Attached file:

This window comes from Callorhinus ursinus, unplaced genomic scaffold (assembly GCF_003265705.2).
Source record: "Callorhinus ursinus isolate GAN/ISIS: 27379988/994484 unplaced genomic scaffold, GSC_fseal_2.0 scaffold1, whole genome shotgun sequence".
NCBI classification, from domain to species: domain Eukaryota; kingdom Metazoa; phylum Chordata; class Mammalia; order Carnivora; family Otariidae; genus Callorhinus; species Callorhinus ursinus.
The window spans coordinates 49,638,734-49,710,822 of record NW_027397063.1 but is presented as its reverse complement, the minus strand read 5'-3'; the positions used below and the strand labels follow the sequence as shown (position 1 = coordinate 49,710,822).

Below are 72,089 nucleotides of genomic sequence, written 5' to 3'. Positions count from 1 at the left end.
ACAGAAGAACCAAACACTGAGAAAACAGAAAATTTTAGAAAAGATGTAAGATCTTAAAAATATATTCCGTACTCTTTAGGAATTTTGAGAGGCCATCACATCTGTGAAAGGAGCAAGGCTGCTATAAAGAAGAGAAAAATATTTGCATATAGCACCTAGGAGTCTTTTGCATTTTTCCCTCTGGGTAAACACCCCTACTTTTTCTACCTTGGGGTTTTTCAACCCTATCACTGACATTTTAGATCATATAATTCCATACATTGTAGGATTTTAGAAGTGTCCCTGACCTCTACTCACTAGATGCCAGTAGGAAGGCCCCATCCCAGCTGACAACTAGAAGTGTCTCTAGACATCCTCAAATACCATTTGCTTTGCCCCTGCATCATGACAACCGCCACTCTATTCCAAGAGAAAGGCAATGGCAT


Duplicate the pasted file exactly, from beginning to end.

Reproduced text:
This window comes from Callorhinus ursinus, unplaced genomic scaffold (assembly GCF_003265705.2).
Source record: "Callorhinus ursinus isolate GAN/ISIS: 27379988/994484 unplaced genomic scaffold, GSC_fseal_2.0 scaffold1, whole genome shotgun sequence".
NCBI classification, from domain to species: domain Eukaryota; kingdom Metazoa; phylum Chordata; class Mammalia; order Carnivora; family Otariidae; genus Callorhinus; species Callorhinus ursinus.
The window spans coordinates 49,638,734-49,710,822 of record NW_027397063.1 but is presented as its reverse complement, the minus strand read 5'-3'; the positions used below and the strand labels follow the sequence as shown (position 1 = coordinate 49,710,822).

Below are 72,089 nucleotides of genomic sequence, written 5' to 3'. Positions count from 1 at the left end.
ACAGAAGAACCAAACACTGAGAAAACAGAAAATTTTAGAAAAGATGTAAGATCTTAAAAATATATTCCGTACTCTTTAGGAATTTTGAGAGGCCATCACATCTGTGAAAGGAGCAAGGCTGCTATAAAGAAGAGAAAAATATTTGCATATAGCACCTAGGAGTCTTTTGCATTTTTCCCTCTGGGTAAACACCCCTACTTTTTCTACCTTGGGGTTTTTCAACCCTATCACTGACATTTTAGATCATATAATTCCATACATTGTAGGATTTTAGAAGTGTCCCTGACCTCTACTCACTAGATGCCAGTAGGAAGGCCCCATCCCAGCTGACAACTAGAAGTGTCTCTAGACATCCTCAAATACCATTTGCTTTGCCCCTGCATCATGACAACCGCCACTCTATTCCAAGAGAAAGGCAATGGCAT